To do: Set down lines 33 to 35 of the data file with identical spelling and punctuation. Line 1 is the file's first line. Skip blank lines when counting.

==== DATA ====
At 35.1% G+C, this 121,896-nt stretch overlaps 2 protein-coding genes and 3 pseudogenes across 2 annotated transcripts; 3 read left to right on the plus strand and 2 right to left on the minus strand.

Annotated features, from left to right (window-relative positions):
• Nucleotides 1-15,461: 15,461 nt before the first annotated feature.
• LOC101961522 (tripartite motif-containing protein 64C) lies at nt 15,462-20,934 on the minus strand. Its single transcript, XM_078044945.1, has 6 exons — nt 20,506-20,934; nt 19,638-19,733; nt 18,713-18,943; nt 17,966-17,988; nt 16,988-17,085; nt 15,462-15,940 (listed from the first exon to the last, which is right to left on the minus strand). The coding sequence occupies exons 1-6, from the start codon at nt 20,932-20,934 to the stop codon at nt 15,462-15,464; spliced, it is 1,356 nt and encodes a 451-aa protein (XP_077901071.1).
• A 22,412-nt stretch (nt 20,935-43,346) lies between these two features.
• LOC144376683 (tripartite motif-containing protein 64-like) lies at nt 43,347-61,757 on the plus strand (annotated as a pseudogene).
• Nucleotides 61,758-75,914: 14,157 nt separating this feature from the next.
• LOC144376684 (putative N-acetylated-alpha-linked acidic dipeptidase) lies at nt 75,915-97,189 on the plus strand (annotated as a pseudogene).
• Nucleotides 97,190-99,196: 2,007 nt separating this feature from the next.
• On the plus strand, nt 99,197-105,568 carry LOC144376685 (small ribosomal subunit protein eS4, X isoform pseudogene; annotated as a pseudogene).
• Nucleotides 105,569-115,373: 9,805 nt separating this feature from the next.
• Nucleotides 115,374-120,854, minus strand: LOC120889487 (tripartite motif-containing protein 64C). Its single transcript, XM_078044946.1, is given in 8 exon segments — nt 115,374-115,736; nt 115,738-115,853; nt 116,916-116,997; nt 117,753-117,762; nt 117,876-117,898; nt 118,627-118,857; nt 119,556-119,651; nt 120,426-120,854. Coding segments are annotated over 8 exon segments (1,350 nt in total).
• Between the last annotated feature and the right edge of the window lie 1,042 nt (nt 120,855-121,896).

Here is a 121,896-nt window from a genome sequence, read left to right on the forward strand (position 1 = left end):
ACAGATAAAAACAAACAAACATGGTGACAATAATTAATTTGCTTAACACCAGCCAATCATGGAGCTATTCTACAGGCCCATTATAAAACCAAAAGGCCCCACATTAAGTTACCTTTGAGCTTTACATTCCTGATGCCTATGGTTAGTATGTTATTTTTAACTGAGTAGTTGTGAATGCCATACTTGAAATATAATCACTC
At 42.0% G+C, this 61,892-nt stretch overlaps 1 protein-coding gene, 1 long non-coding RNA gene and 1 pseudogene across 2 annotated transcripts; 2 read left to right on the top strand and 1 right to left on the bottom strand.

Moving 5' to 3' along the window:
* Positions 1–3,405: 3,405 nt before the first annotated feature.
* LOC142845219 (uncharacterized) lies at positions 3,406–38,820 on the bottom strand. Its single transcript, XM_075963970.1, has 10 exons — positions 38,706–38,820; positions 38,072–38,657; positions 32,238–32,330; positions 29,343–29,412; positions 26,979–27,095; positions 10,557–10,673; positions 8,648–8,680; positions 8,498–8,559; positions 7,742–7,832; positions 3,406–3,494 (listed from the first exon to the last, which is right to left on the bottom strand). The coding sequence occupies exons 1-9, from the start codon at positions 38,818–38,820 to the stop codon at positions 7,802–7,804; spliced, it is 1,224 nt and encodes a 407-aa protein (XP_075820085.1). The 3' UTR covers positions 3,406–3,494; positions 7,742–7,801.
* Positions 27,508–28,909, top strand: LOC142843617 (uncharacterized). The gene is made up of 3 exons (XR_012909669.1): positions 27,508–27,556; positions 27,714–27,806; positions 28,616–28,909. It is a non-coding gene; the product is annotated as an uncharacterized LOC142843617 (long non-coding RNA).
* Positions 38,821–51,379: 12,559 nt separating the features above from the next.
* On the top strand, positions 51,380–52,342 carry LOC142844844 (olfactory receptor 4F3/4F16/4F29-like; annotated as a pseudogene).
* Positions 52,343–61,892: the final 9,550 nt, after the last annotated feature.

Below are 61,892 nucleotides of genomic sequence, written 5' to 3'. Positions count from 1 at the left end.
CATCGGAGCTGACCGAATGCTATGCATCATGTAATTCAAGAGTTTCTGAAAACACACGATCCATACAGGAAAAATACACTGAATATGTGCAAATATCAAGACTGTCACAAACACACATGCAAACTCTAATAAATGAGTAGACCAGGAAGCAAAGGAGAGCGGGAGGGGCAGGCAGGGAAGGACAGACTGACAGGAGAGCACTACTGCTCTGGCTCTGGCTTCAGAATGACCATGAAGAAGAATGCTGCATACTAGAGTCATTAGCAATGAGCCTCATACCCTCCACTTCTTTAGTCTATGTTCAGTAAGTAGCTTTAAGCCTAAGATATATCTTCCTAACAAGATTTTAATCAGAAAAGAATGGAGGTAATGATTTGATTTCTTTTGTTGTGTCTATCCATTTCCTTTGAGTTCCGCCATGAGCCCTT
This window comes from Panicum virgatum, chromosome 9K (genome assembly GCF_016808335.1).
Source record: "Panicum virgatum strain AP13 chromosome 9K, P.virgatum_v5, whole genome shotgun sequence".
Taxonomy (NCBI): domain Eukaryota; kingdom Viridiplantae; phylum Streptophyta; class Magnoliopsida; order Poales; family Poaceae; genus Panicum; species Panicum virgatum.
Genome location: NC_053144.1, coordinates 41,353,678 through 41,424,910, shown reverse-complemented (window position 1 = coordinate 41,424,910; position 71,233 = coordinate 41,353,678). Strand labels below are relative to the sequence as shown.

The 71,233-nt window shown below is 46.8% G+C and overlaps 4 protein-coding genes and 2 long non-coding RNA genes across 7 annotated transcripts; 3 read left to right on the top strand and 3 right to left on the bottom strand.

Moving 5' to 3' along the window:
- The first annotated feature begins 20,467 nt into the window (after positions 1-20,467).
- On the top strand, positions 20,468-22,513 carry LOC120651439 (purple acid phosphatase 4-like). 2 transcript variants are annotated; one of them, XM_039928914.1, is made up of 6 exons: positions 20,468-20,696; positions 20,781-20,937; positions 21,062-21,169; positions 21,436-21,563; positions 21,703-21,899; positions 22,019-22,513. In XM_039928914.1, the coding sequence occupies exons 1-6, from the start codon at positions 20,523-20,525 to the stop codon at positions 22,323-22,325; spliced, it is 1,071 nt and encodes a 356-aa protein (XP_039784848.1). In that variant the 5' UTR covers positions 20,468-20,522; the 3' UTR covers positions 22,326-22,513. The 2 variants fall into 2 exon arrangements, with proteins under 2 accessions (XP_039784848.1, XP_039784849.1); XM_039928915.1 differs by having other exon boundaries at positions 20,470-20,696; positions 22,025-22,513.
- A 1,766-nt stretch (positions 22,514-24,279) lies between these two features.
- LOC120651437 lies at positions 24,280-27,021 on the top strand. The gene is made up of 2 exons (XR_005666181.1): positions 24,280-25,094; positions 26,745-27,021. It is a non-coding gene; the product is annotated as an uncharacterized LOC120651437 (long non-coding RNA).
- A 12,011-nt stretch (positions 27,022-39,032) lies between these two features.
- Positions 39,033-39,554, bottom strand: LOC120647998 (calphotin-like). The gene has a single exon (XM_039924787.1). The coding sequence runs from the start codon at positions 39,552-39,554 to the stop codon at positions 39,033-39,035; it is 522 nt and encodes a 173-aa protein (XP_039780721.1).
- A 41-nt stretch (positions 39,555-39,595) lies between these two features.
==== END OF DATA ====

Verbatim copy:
- On the top strand, positions 20,468-22,513 carry LOC120651439 (purple acid phosphatase 4-like). 2 transcript variants are annotated; one of them, XM_039928914.1, is made up of 6 exons: positions 20,468-20,696; positions 20,781-20,937; positions 21,062-21,169; positions 21,436-21,563; positions 21,703-21,899; positions 22,019-22,513. In XM_039928914.1, the coding sequence occupies exons 1-6, from the start codon at positions 20,523-20,525 to the stop codon at positions 22,323-22,325; spliced, it is 1,071 nt and encodes a 356-aa protein (XP_039784848.1). In that variant the 5' UTR covers positions 20,468-20,522; the 3' UTR covers positions 22,326-22,513. The 2 variants fall into 2 exon arrangements, with proteins under 2 accessions (XP_039784848.1, XP_039784849.1); XM_039928915.1 differs by having other exon boundaries at positions 20,470-20,696; positions 22,025-22,513.
- A 1,766-nt stretch (positions 22,514-24,279) lies between these two features.
- LOC120651437 lies at positions 24,280-27,021 on the top strand. The gene is made up of 2 exons (XR_005666181.1): positions 24,280-25,094; positions 26,745-27,021. It is a non-coding gene; the product is annotated as an uncharacterized LOC120651437 (long non-coding RNA).